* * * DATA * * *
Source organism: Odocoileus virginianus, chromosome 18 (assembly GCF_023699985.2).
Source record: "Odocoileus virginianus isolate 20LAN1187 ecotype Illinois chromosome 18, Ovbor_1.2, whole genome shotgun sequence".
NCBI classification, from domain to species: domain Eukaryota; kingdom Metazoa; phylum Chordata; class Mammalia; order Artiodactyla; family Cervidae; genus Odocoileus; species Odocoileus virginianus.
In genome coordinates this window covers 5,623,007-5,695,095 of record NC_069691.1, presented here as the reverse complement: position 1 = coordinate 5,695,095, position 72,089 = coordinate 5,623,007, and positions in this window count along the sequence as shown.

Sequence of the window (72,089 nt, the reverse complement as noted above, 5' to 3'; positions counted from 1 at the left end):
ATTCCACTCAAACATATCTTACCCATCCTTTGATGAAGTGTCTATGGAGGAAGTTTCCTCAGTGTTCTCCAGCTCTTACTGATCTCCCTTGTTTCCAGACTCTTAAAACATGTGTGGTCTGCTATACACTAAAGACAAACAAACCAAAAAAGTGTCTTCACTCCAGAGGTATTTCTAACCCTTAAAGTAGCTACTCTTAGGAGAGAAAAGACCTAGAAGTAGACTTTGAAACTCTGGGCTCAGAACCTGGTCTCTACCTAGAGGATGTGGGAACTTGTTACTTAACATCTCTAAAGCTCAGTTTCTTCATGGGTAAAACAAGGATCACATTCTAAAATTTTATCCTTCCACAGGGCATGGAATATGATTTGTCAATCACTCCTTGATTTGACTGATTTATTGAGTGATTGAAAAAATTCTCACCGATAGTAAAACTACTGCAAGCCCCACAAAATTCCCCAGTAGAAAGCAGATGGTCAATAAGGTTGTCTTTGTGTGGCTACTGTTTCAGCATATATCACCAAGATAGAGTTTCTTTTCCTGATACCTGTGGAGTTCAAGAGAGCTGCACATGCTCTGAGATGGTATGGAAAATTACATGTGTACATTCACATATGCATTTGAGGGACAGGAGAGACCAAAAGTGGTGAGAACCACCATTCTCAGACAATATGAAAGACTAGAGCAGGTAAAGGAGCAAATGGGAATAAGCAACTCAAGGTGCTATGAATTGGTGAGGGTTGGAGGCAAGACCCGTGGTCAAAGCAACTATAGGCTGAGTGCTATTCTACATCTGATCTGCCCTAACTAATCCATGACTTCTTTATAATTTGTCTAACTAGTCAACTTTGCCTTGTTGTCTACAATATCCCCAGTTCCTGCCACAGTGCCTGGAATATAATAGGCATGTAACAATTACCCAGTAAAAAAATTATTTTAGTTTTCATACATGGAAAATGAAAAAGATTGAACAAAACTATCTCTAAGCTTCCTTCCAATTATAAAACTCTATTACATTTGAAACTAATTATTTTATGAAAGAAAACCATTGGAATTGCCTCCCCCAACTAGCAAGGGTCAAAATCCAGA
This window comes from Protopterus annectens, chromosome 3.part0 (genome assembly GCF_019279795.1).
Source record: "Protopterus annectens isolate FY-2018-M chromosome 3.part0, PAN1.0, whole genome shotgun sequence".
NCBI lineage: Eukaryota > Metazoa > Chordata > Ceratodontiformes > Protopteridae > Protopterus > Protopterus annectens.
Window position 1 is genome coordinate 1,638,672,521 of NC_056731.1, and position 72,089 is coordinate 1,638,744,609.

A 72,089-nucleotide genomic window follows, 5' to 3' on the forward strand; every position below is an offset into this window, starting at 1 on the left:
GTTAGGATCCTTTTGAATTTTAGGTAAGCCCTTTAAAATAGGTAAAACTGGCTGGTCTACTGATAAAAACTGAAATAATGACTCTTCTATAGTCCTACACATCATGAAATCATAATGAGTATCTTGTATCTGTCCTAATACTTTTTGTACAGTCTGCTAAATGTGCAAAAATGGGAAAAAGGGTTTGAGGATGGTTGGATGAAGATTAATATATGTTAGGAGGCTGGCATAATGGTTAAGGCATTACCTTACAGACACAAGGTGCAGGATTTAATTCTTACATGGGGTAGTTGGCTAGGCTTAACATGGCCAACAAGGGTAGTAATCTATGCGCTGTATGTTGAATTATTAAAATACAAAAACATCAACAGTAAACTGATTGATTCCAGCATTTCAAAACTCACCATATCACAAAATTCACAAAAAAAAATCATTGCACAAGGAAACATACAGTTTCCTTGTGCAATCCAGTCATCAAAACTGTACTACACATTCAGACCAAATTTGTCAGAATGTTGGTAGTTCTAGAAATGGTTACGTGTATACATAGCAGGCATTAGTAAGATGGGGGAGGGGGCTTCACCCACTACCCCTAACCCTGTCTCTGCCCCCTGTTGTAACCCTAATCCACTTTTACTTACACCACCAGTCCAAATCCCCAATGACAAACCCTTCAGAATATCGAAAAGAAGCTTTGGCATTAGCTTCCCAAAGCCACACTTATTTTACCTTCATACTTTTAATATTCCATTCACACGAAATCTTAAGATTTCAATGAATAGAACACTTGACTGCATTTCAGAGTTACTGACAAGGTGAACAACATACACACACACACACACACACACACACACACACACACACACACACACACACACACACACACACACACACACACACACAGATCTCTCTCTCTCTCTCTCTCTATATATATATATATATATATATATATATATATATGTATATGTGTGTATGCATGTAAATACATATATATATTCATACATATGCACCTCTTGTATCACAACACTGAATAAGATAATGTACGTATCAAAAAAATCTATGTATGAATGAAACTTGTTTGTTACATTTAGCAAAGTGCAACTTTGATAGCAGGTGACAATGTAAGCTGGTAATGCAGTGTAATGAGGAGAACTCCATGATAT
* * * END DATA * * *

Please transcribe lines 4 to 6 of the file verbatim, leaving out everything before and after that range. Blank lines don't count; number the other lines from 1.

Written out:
In genome coordinates this window covers 5,623,007-5,695,095 of record NC_069691.1, presented here as the reverse complement: position 1 = coordinate 5,695,095, position 72,089 = coordinate 5,623,007, and positions in this window count along the sequence as shown.

Sequence of the window (72,089 nt, the reverse complement as noted above, 5' to 3'; positions counted from 1 at the left end):
ATTCCACTCAAACATATCTTACCCATCCTTTGATGAAGTGTCTATGGAGGAAGTTTCCTCAGTGTTCTCCAGCTCTTACTGATCTCCCTTGTTTCCAGACTCTTAAAACATGTGTGGTCTGCTATACACTAAAGACAAACAAACCAAAAAAGTGTCTTCACTCCAGAGGTATTTCTAACCCTTAAAGTAGCTACTCTTAGGAGAGAAAAGACCTAGAAGTAGACTTTGAAACTCTGGGCTCAGAACCTGGTCTCTACCTAGAGGATGTGGGAACTTGTTACTTAACATCTCTAAAGCTCAGTTTCTTCATGGGTAAAACAAGGATCACATTCTAAAATTTTATCCTTCCACAGGGCATGGAATATGATTTGTCAATCACTCCTTGATTTGACTGATTTATTGAGTGATTGAAAAAATTCTCACCGATAGTAAAACTACTGCAAGCCCCACAAAATTCCCCAGTAGAAAGCAGATGGTCAATAAGGTTGTCTTTGTGTGGCTACTGTTTCAGCATATATCACCAAGATAGAGTTTCTTTTCCTGATACCTGTGGAGTTCAAGAGAGCTGCACATGCTCTGAGATGGTATGGAAAATTACATGTGTACATTCACATATGCATTTGAGGGACAGGAGAGACCAAAAGTGGTGAGAACCACCATTCTCAGACAATATGAAAGACTAGAGCAGGTAAAGGAGCAAATGGGAATAAGCAACTCAAGGTGCTATGAATTGGTGAGGGTTGGAGGCAAGACCCGTGGTCAAAGCAACTATAGGCTGAGTGCTATTCTACATCTGATCTGCCCTAACTAATCCATGACTTCTTTATAATTTGTCTAACTAGTCAACTTTGCCTTGTTGTCTACAATATCCCCAGTTCCTGCCACAGTGCCTGGAATATAATAGGCATGTAACAATTACCCAGTAAAAAAATTATTTTAGTTTTCATACATGGAAAATGAAAAAGATTGAACAAAACTATCTCTAAGCTTCCTTCCAATTATAAAACTCTATTACATTTGAAACTAATTATTTTATGAAAGAAAACCATTGGAATTGCCTCCCCCAACTAGCAAGGGTCAAAATCCAGA